I wish Jeremiah Wright had made his point about America’s failings without saying “God damn America.” But not for a moment do I wish he had been less prophetic. The great biblical prophets did and said outrageous, controversial things, which consistently got them in trouble and occasionally landed them in jail.
The Internal Revenue Service has notified the United Church of Christ that it has opened an investigation into possible “political activities” connected with Senator Barack Obama’s speech at the denomination’s national convention last year.
Muslim Americans and political observers heralded the 2006 elections as a sort of debutante’s ball for the Muslim voter, when anger and organizational heft pushed unprecedented numbers of Muslim citizens to vote and get involved with U.S. politics.
Efforts to portray the Chicago church of which Senator Barack Obama is a member as racist and anti-American are “absurd, mean-spirited and politically motivated,” said John Thomas, head of the United Church of Christ.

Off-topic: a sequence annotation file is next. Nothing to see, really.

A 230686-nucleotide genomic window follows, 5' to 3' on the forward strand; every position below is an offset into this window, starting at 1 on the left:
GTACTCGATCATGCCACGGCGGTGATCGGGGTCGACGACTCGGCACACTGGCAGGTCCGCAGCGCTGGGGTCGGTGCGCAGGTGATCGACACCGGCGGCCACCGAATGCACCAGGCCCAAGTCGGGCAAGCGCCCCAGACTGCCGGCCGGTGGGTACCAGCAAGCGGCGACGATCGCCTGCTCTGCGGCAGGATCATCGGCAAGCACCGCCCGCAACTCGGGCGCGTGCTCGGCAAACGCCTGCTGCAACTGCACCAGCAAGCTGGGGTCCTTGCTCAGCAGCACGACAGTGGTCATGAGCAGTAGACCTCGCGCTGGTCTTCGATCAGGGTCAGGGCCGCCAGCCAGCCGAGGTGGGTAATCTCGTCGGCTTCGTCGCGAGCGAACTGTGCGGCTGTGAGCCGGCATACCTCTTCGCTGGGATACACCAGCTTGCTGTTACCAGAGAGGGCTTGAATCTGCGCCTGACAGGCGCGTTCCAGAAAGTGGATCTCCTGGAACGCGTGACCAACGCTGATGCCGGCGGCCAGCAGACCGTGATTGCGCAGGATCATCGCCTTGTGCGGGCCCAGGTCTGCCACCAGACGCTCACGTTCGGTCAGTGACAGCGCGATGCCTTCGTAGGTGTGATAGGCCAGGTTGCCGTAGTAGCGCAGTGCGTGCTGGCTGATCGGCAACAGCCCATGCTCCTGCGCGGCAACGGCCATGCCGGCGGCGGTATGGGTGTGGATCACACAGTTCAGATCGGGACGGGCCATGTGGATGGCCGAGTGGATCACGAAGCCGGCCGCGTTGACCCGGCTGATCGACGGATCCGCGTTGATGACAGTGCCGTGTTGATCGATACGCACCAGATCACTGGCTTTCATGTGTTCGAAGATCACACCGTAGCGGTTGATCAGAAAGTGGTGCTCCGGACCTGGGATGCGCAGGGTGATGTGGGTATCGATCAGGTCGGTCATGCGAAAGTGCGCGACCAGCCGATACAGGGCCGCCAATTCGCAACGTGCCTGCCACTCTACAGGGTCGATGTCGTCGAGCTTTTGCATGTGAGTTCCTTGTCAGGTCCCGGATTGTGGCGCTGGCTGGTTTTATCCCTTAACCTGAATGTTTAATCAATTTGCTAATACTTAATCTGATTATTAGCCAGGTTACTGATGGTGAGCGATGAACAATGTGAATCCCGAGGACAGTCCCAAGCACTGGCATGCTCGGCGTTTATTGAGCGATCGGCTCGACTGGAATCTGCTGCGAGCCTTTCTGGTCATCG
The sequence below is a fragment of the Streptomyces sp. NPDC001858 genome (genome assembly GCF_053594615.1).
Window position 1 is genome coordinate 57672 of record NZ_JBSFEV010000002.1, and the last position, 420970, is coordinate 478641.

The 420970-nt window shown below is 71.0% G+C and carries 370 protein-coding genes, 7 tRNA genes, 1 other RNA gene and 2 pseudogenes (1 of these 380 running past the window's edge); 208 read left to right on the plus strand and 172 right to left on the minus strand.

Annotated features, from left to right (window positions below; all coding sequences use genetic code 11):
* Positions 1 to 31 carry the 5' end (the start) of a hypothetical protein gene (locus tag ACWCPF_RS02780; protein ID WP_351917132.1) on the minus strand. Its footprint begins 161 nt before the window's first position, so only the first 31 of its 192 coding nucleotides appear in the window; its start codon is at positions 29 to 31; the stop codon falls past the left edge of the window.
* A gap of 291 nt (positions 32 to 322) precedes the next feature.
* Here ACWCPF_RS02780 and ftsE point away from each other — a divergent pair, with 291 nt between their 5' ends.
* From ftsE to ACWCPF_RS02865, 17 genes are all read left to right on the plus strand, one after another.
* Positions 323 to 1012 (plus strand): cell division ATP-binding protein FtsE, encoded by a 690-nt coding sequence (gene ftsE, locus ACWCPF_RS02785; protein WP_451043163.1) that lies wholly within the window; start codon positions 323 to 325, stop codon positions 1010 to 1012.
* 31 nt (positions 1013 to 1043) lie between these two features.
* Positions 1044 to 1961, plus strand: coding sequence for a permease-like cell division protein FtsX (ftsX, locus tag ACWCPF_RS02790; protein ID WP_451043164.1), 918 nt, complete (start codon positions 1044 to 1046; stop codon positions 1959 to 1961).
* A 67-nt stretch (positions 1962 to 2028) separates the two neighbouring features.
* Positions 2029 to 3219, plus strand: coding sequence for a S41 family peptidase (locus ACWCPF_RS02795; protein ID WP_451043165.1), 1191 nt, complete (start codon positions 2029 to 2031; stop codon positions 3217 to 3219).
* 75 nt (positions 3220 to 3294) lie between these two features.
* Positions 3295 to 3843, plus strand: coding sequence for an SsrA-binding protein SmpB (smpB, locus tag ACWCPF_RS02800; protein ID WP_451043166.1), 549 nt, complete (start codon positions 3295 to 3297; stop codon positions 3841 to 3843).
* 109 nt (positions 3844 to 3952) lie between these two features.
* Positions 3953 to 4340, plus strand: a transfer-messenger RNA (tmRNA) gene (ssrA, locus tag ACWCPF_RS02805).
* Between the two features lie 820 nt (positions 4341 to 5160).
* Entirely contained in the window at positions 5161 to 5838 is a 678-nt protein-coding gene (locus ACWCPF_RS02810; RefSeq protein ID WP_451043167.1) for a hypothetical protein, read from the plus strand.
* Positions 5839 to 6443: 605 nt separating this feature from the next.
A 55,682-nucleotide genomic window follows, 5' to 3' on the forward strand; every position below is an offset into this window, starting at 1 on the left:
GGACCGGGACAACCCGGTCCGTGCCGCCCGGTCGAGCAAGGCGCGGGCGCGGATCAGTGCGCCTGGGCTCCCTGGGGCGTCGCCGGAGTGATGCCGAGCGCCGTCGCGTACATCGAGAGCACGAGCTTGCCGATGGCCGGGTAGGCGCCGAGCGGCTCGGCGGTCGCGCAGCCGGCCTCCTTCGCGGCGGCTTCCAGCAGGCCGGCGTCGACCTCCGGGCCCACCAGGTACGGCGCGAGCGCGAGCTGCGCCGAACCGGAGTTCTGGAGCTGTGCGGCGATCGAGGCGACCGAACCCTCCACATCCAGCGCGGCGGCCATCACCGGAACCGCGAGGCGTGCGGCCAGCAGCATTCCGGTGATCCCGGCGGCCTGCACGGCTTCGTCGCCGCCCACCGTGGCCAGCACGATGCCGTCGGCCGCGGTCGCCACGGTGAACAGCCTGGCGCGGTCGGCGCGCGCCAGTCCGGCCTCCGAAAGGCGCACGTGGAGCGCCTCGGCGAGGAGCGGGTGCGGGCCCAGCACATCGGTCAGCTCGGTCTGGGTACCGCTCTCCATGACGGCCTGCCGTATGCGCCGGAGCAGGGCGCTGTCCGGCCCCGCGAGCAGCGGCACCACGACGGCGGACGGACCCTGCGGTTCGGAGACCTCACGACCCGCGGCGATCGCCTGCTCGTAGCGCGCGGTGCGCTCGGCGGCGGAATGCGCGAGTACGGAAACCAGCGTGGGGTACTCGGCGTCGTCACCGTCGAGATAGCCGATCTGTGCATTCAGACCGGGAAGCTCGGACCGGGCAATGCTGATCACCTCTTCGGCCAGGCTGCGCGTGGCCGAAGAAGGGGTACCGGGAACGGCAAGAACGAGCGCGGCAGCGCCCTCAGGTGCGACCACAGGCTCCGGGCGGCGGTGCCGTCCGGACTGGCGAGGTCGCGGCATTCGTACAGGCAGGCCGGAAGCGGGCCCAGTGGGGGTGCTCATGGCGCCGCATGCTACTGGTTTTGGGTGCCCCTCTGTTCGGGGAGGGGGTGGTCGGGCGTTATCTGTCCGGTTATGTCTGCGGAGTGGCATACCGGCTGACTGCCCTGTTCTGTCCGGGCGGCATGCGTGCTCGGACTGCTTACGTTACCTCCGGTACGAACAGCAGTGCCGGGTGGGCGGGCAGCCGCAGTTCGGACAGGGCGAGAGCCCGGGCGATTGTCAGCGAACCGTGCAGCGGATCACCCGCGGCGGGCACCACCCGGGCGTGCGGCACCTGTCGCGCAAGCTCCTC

The stereotypes seem etched in stone, as definitive as the Decalogue: Democratic politicians are hostile to faith; they believe that church and state should remain forever separate; they’re uncomfortable in front of evangelicals.
One of the bright points in Barack Obama’s rising political star is his ability to talk about Jesus without faking it. But his enemies, including right-wing bloggers and TV pundits, are complaining that Obama’s church—Trinity United Church of Christ in Chicago—embraces an Africentrism that is separatist or even racist. Just what is this Africentrism?